The Quays is an area that’s gone from busy industrial dock to 21st century cultural hub in just over 100 years. Opened by Queen Victoria in 1894, the Salford Docks (as they were then known) became the busiest in the UK, serving the ships that came up the Manchester Ship Canal, a waterway built in order to escape the hefty charges levied by Liverpool’s dock and rail companies. Today, The Quays is home to MediaCityUK (the largest media hub in Europe) and studios purpose-built for the BBC’s move up North in 2011.
Two major cultural institutions – Imperial War Museum North and The Lowry – also straddle the Ship Canal, connected by a pedestrian bridge. The Lowry boasts two theatre, galleries, a studio space, restaurant and shop; IWM North’s fragmented design represents a globe shattered by war (inside, it’s completely devoid of right angles) and houses a beautifully-presented permanent collection and series of changing exhibitions that consider the many ways conflict shapes society. Restaurants, bars and even high-end supermarkets (the family-run Booths) complete the offer in the area.
With good transport links to the city centre, The Quays is the sort of place where you could happily lose half a day; or some of your sanity, if you choose to complete the ‘dock to dock’ course of the Great Manchester Swim.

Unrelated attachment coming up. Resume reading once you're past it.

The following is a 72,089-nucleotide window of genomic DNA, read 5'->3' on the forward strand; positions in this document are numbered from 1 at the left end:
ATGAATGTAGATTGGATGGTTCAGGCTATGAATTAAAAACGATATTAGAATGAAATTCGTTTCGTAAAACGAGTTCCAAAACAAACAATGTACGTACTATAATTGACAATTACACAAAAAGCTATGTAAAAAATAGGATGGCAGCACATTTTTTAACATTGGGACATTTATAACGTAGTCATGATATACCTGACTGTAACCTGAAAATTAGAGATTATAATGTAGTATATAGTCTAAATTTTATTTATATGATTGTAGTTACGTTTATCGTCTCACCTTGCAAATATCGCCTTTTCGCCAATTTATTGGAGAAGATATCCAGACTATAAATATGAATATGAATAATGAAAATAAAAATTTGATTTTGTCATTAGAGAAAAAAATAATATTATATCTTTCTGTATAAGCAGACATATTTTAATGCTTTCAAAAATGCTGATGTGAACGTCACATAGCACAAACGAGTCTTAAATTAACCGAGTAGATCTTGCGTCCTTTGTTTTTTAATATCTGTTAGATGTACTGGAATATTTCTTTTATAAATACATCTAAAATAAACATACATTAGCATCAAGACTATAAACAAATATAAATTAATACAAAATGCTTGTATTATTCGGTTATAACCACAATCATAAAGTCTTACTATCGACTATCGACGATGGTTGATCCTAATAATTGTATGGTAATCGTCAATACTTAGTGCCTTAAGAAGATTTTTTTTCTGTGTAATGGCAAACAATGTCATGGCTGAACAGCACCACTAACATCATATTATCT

Head to The Lowry to meet the artist who designed wearable sculptures for Lady Gaga, and find out why he’s installed a huge clay trench in the upstairs gallery space.
Quays Culture team up with UK contemporary dance leaders Russell Maliphant Company to reimagine his latest work for the outdoors. With visual design by artists Squid Soup, Salford Quays will be transformed for one night only.
Hoax is a heart-wrenching yet hopeful immersive art experience that takes you completely into another person’s world view.
Symphonie Dramatique – which reimagines the story of Romeo and Juliet through a mix of classical and contemporary dance – has got fire and finesse…and we’ve got a feeling it’s going to be great.
If David Lynch did dance it would probably look something like Stepmother Stepfather, which explores the darker side of life through fairy tales and frightening families.
A group of young people growing up in a world they don’t believe in – that’s the core of Trainspotting, which comes alive in this intense and immersive adaptation.
Reunión conjures up Spanish life in full colour, and proves once again that flamenco is the dance style of the soul.
From ‘onesies’ to wear in the air raid shelter to jewellery created from aeroplane parts, Fashion on the Ration looks at how fashion survived and even flourished under the strict rules of rationing in 1940s Britain.